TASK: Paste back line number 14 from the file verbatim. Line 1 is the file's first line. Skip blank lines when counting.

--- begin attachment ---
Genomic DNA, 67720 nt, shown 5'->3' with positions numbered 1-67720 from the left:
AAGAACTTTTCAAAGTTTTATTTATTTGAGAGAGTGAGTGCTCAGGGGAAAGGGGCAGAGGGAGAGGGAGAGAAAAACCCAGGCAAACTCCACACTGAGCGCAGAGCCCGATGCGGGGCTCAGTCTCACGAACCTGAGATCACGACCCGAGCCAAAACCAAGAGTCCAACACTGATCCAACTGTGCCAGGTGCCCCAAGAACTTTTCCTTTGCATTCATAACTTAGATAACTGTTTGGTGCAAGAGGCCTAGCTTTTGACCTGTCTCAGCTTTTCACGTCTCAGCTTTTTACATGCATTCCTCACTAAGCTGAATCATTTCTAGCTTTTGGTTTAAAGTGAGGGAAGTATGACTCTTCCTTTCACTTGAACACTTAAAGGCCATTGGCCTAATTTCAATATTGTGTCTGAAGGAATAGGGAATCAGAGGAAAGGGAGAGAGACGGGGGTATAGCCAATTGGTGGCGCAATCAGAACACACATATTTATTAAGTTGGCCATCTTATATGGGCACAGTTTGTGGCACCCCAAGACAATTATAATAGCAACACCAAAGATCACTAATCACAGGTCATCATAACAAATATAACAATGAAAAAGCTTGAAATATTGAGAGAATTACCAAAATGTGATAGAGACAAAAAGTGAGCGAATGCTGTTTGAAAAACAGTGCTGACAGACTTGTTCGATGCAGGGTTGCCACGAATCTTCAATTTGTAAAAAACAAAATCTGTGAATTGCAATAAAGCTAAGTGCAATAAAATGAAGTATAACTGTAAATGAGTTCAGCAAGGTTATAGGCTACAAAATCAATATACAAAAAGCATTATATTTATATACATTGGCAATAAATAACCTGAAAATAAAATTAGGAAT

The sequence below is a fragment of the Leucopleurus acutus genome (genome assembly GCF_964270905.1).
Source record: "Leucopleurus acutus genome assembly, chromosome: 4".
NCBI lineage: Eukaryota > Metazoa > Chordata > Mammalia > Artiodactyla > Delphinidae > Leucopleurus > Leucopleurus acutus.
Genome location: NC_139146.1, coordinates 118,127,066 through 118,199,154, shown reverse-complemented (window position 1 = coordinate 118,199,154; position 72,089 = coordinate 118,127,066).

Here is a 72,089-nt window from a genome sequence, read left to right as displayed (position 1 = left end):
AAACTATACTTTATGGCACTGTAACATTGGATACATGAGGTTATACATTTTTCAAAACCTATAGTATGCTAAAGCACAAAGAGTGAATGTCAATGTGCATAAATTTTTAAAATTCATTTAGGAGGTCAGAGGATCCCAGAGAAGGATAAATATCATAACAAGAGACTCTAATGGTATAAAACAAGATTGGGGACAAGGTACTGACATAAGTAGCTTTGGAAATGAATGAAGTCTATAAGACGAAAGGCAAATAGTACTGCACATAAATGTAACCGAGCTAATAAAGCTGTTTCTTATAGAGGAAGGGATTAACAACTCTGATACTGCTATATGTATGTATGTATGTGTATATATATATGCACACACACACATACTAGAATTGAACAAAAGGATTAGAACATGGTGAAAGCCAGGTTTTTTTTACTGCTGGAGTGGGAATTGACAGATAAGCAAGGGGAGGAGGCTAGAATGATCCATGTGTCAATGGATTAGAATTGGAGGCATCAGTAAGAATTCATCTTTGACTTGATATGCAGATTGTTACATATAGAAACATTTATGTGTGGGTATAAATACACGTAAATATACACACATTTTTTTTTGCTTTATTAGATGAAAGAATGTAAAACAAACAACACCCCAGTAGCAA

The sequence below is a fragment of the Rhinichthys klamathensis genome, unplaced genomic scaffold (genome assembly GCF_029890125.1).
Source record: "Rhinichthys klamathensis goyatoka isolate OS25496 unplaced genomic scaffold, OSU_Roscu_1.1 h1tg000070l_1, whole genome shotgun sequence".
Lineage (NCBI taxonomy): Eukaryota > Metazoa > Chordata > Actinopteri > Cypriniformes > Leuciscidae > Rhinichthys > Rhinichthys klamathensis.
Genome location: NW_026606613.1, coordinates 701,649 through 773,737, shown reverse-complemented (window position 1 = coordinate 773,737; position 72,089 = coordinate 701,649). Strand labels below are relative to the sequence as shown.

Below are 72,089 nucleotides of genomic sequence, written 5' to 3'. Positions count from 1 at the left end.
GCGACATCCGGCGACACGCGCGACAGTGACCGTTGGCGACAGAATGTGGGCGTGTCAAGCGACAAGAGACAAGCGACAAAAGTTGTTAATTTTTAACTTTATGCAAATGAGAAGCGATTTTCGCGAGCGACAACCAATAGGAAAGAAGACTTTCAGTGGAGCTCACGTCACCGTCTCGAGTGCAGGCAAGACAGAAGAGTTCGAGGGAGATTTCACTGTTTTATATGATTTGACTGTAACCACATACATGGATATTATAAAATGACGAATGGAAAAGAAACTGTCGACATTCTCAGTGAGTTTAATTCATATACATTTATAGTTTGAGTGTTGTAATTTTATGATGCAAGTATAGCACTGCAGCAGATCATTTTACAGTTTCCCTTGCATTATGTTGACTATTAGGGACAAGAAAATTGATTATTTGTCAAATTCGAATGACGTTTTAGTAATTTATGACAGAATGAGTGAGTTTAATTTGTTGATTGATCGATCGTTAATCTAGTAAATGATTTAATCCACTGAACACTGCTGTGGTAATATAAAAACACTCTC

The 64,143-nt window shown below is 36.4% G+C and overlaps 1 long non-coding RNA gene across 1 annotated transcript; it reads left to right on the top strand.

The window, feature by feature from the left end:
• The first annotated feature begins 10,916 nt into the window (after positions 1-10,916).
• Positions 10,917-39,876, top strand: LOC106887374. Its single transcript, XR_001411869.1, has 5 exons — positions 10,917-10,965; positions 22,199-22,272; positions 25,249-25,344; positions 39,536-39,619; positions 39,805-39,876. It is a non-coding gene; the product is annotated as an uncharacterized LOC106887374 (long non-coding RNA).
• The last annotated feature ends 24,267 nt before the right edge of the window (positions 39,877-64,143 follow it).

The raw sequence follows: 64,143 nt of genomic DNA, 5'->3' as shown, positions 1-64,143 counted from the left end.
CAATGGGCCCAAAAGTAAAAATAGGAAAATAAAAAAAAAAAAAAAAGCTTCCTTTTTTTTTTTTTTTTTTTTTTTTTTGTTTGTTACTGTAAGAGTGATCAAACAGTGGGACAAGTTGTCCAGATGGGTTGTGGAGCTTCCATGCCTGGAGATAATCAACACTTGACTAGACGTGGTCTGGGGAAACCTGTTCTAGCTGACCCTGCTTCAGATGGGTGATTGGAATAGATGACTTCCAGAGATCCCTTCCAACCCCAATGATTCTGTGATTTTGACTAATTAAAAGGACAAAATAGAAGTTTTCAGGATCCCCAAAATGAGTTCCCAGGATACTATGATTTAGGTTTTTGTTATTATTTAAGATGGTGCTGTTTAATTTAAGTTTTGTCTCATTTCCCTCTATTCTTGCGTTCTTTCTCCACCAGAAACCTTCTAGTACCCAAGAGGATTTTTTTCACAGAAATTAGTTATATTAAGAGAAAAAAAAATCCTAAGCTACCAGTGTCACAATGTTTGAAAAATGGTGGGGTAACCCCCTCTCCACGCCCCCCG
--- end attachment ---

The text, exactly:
GCGACATCCGGCGACACGCGCGACAGTGACCGTTGGCGACAGAATGTGGGCGTGTCAAGCGACAAGAGACAAGCGACAAAAGTTGTTAATTTTTAACTTTATGCAAATGAGAAGCGATTTTCGCGAGCGACAACCAATAGGAAAGAAGACTTTCAGTGGAGCTCACGTCACCGTCTCGAGTGCAGGCAAGACAGAAGAGTTCGAGGGAGATTTCACTGTTTTATATGATTTGACTGTAACCACATACATGGATATTATAAAATGACGAATGGAAAAGAAACTGTCGACATTCTCAGTGAGTTTAATTCATATACATTTATAGTTTGAGTGTTGTAATTTTATGATGCAAGTATAGCACTGCAGCAGATCATTTTACAGTTTCCCTTGCATTATGTTGACTATTAGGGACAAGAAAATTGATTATTTGTCAAATTCGAATGACGTTTTAGTAATTTATGACAGAATGAGTGAGTTTAATTTGTTGATTGATCGATCGTTAATCTAGTAAATGATTTAATCCACTGAACACTGCTGTGGTAATATAAAAACACTCTC